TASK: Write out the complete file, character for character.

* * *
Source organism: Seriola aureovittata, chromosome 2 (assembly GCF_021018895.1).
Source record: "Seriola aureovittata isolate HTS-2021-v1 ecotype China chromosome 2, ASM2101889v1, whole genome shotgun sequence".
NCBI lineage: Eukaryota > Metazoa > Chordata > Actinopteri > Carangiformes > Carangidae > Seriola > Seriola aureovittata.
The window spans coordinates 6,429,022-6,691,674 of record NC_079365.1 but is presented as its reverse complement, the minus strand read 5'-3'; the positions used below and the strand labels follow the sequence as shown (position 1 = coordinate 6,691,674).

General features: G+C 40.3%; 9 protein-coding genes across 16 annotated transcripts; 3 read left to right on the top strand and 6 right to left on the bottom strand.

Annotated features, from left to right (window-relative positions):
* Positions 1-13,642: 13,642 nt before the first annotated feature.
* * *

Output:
Source organism: Seriola aureovittata, chromosome 2 (assembly GCF_021018895.1).
Source record: "Seriola aureovittata isolate HTS-2021-v1 ecotype China chromosome 2, ASM2101889v1, whole genome shotgun sequence".
NCBI lineage: Eukaryota > Metazoa > Chordata > Actinopteri > Carangiformes > Carangidae > Seriola > Seriola aureovittata.
The window spans coordinates 6,429,022-6,691,674 of record NC_079365.1 but is presented as its reverse complement, the minus strand read 5'-3'; the positions used below and the strand labels follow the sequence as shown (position 1 = coordinate 6,691,674).

General features: G+C 40.3%; 9 protein-coding genes across 16 annotated transcripts; 3 read left to right on the top strand and 6 right to left on the bottom strand.

Annotated features, from left to right (window-relative positions):
* Positions 1-13,642: 13,642 nt before the first annotated feature.